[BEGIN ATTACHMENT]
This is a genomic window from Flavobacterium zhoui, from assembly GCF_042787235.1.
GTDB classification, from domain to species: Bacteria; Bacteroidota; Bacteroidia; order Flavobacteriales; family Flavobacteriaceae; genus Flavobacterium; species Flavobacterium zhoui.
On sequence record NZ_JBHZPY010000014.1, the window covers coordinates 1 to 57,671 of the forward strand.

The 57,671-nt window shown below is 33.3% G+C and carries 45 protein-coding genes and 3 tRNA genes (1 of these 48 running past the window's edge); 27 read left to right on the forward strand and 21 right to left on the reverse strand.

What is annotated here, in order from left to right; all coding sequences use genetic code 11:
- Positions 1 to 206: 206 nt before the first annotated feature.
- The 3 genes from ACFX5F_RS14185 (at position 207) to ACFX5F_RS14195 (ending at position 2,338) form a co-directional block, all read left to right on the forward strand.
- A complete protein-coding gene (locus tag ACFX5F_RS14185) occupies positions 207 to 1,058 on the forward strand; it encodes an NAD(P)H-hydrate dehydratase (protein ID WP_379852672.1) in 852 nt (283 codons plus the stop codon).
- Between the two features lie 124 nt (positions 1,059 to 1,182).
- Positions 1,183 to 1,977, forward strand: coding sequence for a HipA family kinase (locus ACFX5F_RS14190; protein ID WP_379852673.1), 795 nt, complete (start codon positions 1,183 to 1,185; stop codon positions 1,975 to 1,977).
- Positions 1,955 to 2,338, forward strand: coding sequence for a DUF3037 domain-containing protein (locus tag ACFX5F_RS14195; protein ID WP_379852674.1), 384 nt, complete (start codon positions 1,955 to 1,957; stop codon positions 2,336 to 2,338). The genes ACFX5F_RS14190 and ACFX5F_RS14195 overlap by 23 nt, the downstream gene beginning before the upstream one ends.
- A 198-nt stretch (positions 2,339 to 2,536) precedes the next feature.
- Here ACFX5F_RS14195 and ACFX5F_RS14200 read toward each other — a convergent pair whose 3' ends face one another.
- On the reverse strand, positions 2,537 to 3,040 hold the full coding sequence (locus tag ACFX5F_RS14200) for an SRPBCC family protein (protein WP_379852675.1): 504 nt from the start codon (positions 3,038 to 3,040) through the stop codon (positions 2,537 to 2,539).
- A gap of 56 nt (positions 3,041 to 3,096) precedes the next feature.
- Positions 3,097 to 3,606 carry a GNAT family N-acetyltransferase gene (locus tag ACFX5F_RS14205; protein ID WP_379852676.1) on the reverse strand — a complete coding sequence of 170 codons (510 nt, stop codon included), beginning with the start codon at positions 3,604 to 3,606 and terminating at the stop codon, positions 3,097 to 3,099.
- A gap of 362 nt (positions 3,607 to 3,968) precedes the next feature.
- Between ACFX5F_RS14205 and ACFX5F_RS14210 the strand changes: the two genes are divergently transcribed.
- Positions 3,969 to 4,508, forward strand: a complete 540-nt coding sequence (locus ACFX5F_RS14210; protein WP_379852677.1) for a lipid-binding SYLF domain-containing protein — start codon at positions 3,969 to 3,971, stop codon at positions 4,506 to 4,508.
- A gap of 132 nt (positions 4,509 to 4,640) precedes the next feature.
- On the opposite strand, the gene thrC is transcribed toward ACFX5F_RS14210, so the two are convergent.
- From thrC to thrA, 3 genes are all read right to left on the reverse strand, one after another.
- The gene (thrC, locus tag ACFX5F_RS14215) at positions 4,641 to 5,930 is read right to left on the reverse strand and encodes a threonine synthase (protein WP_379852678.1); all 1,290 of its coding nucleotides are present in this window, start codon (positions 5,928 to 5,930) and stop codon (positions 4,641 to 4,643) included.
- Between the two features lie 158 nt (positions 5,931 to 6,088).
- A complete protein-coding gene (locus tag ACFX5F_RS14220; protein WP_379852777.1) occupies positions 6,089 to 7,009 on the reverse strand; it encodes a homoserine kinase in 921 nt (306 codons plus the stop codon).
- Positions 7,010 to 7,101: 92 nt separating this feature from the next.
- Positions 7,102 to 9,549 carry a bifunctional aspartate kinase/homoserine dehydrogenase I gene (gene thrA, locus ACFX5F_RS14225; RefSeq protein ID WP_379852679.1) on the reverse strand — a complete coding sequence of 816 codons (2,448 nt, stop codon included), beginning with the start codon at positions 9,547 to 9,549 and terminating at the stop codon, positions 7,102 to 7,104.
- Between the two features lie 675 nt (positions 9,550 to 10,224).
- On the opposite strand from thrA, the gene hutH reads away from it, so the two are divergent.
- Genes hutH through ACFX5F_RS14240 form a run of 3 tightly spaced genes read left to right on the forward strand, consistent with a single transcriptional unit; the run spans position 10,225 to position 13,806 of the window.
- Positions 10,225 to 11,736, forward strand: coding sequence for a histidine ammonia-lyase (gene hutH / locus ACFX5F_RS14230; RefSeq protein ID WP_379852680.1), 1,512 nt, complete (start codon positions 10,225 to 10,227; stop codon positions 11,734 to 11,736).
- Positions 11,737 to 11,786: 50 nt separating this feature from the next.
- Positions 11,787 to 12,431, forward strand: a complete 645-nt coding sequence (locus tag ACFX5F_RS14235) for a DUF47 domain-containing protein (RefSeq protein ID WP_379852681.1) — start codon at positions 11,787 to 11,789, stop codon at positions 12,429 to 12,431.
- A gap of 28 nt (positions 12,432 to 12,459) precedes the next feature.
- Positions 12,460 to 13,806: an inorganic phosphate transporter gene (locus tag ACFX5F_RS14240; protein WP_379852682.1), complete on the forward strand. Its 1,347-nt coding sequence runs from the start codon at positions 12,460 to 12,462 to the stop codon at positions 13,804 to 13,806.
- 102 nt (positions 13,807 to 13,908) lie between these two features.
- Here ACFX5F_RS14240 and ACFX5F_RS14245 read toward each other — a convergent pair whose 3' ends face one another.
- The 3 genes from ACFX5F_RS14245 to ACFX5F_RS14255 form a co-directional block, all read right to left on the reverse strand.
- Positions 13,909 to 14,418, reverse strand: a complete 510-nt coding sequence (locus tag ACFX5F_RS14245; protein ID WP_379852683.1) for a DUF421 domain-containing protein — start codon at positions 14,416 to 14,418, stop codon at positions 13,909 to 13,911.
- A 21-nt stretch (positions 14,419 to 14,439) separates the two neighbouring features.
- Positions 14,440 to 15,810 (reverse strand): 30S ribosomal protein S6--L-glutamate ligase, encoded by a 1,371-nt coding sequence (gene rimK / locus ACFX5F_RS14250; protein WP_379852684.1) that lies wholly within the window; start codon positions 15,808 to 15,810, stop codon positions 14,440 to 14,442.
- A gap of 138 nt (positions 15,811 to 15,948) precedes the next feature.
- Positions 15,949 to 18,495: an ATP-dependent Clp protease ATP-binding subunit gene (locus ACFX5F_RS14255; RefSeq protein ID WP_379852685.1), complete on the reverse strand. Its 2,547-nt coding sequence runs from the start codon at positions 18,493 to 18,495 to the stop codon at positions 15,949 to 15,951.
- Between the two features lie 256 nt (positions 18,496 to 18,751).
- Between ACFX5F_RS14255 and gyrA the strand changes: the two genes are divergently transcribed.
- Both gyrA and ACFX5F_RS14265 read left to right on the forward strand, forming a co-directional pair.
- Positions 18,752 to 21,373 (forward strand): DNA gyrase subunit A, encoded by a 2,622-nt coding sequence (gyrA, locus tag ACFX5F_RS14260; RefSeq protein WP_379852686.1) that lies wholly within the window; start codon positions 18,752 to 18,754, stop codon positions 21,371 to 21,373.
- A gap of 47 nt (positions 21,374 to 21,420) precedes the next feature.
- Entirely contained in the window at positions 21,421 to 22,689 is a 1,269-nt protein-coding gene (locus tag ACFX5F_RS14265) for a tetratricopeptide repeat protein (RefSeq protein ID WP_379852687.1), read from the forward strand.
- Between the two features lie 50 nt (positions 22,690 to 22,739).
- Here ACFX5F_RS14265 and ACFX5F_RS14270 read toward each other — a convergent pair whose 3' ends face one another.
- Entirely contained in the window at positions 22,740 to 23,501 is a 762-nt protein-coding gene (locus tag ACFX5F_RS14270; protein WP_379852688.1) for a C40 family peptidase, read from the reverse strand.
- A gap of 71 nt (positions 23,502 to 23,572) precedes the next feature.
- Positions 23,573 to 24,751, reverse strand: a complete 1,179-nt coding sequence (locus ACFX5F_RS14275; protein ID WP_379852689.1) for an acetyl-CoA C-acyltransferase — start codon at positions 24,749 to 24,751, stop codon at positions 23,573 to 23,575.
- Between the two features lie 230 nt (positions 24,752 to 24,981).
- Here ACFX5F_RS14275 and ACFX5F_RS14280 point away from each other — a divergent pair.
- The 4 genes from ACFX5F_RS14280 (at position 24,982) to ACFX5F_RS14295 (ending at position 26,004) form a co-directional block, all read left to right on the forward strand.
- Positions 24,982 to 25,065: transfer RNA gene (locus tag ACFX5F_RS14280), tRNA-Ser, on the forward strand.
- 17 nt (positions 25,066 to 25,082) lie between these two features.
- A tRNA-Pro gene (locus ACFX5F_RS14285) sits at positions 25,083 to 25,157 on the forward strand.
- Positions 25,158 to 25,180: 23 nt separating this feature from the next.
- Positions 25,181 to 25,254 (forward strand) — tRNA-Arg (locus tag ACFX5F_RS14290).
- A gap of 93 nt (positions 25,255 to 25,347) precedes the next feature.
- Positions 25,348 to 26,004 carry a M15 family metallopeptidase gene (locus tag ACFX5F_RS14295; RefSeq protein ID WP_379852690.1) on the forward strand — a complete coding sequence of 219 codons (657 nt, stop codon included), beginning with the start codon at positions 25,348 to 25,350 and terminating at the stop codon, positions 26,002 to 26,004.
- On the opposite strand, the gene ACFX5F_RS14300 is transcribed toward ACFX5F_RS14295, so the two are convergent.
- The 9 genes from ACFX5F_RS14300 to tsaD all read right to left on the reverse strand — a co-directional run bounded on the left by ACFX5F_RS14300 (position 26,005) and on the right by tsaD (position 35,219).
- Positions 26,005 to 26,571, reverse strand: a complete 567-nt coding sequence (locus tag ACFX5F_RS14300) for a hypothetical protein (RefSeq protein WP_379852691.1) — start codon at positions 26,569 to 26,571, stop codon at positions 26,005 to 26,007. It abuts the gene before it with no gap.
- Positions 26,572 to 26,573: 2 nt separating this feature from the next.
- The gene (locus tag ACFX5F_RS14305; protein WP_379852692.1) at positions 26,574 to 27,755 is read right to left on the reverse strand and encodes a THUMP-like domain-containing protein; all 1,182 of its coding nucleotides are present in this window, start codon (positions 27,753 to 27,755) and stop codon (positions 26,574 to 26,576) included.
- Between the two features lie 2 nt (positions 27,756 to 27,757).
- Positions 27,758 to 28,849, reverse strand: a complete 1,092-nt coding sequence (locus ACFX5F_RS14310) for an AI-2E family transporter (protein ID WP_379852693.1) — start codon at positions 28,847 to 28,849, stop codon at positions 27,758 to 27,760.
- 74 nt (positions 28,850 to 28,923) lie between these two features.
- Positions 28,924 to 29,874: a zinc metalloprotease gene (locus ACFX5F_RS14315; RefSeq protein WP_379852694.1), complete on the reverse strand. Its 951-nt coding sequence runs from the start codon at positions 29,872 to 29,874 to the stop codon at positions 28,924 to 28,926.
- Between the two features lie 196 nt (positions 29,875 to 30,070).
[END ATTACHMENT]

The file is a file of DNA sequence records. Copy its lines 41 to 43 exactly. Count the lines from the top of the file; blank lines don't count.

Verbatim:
- Positions 14,440 to 15,810 (reverse strand): 30S ribosomal protein S6--L-glutamate ligase, encoded by a 1,371-nt coding sequence (gene rimK / locus ACFX5F_RS14250; protein WP_379852684.1) that lies wholly within the window; start codon positions 15,808 to 15,810, stop codon positions 14,440 to 14,442.
- A gap of 138 nt (positions 15,811 to 15,948) precedes the next feature.
- Positions 15,949 to 18,495: an ATP-dependent Clp protease ATP-binding subunit gene (locus ACFX5F_RS14255; RefSeq protein ID WP_379852685.1), complete on the reverse strand. Its 2,547-nt coding sequence runs from the start codon at positions 18,493 to 18,495 to the stop codon at positions 15,949 to 15,951.